6 // On Friday, we had our first Christmas party in Honduras!! We went to our small group's annual Christmas dinner with the other same-aged small group from the church. It was very fun, but the games were quite an experience! Before the food came out, they had everyone pull their chairs away from the table in a large circle and basically played "Hot Potato" with balloons that had sparklers affixed to them. In order to pass it to the next person, you had to say a word that started with the letter chosen for that round. If the balloon popped on your turn or you got scared and dropped it on the ground, you were out! We both elected to stand aside to watch and take pictures. Hondurans absolutely LOVE anything with firecrackers!

Our small group's annual Christmas dinner, with our friends Frank & Emily (top right),
and silly games with firecrackers (bottom). 
Bonus: 7 // Tonight at church was our first time hearing "Amazing Grace" performed in Spanish. We have already heard many songs we know performed in Spanish, but there was something very comforting and peaceful about hearing the melody of that particular song. It's a melody that you know, recognize, and feel no matter what language it is.         

Friday, December 6, 2013

friday photo dump // december 6

The amazing views from flying that remind you how widely diverse the world is,
and just how big God is. 

One of our new favorite foods in Honduras -- plantains!
This picture is from Lesley's second attempt at cooking them at home.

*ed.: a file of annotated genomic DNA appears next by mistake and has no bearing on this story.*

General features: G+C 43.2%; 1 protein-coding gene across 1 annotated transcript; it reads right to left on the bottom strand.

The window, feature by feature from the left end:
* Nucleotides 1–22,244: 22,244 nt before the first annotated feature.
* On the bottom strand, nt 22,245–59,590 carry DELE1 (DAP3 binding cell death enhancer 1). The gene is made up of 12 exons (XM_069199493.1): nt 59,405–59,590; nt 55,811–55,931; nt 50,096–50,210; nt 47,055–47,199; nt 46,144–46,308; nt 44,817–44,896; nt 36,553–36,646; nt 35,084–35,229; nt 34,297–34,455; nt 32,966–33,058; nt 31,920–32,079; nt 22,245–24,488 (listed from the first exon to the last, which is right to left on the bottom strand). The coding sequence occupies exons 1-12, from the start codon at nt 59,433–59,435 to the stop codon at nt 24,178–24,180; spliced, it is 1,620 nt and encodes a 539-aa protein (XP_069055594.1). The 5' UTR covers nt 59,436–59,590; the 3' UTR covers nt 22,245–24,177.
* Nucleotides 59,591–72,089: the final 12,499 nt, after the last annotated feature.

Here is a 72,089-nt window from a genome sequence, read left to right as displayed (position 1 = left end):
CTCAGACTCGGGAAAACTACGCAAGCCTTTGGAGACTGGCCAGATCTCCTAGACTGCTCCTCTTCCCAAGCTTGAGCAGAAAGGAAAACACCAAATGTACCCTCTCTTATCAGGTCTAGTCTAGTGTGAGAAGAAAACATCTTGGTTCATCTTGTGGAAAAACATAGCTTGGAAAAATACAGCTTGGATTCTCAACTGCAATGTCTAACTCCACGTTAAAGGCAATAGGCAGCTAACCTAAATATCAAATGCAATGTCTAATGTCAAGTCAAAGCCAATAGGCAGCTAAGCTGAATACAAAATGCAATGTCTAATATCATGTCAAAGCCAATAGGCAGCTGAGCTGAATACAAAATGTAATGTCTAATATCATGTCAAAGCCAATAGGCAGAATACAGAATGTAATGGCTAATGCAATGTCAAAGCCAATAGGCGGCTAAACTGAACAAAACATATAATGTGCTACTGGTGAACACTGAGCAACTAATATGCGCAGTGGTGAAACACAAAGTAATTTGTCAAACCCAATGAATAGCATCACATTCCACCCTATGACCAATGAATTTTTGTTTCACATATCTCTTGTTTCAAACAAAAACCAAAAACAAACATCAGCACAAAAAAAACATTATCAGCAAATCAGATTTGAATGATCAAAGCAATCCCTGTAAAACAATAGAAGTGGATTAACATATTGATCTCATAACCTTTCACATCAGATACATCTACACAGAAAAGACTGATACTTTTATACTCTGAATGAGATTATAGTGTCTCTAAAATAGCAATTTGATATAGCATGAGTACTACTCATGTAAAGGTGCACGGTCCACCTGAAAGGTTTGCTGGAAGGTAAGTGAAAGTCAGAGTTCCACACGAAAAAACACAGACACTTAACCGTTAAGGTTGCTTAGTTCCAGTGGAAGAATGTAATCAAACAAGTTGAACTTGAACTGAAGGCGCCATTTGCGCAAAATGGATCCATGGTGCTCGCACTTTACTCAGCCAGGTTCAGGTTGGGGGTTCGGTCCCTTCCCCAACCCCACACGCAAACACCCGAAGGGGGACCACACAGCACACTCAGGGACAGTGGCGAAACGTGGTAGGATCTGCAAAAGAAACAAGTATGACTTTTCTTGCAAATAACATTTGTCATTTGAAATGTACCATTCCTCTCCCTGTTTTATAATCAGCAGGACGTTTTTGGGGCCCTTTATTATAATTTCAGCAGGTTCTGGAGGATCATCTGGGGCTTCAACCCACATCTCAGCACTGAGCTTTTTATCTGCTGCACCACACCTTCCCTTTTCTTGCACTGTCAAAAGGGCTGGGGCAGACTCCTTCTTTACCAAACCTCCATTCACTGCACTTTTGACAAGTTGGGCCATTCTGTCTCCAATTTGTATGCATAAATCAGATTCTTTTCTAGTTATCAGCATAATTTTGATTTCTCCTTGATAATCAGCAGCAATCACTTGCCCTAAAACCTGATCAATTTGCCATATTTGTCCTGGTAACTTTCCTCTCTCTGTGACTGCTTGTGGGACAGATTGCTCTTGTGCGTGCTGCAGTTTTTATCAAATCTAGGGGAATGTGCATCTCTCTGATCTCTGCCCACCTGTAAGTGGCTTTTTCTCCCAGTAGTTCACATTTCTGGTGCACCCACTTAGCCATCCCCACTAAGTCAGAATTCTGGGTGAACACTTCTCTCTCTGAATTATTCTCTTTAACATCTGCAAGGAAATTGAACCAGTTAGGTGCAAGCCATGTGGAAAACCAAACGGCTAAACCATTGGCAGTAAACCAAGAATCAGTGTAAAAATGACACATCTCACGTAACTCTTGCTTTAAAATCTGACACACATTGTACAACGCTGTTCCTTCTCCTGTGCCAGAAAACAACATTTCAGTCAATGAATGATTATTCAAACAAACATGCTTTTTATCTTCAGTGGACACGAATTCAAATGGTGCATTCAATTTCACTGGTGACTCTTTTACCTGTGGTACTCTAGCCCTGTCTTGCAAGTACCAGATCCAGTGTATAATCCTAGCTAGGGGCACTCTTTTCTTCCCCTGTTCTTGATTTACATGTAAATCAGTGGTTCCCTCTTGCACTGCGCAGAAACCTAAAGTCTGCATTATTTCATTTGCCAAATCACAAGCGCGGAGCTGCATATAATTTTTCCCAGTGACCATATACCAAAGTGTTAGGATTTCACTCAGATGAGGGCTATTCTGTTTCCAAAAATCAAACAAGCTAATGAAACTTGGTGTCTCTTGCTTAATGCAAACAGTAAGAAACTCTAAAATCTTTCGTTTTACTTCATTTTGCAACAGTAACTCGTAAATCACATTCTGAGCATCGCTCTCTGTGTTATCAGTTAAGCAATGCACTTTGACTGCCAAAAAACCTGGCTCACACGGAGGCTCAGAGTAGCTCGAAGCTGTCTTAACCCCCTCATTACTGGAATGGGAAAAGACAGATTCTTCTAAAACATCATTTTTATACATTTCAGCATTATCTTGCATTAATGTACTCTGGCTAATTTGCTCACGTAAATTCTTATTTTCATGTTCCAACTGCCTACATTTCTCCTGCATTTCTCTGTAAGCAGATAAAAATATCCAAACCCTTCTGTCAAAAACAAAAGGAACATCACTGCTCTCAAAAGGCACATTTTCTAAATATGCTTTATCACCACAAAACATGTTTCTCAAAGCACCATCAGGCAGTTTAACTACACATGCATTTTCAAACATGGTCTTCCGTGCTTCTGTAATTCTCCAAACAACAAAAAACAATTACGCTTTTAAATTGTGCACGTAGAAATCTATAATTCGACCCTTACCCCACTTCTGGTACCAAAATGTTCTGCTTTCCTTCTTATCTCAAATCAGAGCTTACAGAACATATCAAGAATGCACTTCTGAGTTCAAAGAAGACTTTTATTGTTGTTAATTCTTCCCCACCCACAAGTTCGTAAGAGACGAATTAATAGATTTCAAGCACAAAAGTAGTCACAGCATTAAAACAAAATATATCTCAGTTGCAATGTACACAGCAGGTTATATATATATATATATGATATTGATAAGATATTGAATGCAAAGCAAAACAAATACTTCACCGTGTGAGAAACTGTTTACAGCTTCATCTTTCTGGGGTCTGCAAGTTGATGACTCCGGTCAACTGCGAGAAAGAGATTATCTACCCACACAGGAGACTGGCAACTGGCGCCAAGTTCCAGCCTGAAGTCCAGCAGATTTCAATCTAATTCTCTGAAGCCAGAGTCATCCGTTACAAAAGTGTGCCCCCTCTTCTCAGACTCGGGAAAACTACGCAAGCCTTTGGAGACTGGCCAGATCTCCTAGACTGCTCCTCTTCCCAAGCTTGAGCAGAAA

Jamey's battle against the ant colonies continues -- from tiny sugar ants to the bigger ones that bite!
This was when we were trying to see if cinnamon really does keep them away. 

A "Honduran" Thanksgiving! We hosted our neighbors/friends/co-workers, Frank and Emily, at our apartment for the U.S. holiday of Thanksgiving to show them our appreciation for taking so much time out of the last several weeks to take such good care of us! We couldn't find suitable turkey, so we roasted a chicken instead! Complete with brown sugar-glazed carrots, green beans, mashed potatoes, some awesome mac & cheese that Emily brought, and Lesley's homemade apple pie. Pretty good for week 2 of trying to figure out how to cook things in Honduras! 

What pictures happen when some of your favorite kiddos host you overnight when your 
flight gets in super late at night, and they wake you up promptly at 6:45am to say hello. 
They were a very good cheering-up squad.(Also, the bottom row is what pictures happen when those kiddos take your phone and try to do it themselves.) 

As many of you know, Lesley flew home this week for her grandfather's funeral.
She found a lot of comfort in helping go through some of the family's old pictures of Papa.
These are some of the really great ones we are so blessed to even have. 

This is a classic picture from Lesley's family; three-year-old Lesley inviting Grandma and Papa to tea.
With real cookies, not pretend ones, of course. Remembering cherished memories especially this week.

A really cool God moment from this week: Lesley was really heavy-hearted from the news about her Papa and having to internationally travel alone, so she prayed a lot on the way to the airport that God would sit her beside whoever He wanted to; the whole way to Virginia, God answered this prayer in every way possible, including by meeting missionaries (on the plane ride!) from an organization that provides accurate translations of the gospel story into dozens of languages all over the world. As a gift, they sent Lesley this children's story book in Spanish to help in her ministry here. 

Sunday, December 1, 2013

personal // first stop: Choluteca, Honduras

As you all know, our “first stop”, or really our first home in Honduras is the city of Choluteca. Our move was the first time we had ever been to this city or this part of the country, so it was definitely been a great learning experience! Here’s a look at our first week:

Our flight path map on the way to Honduras!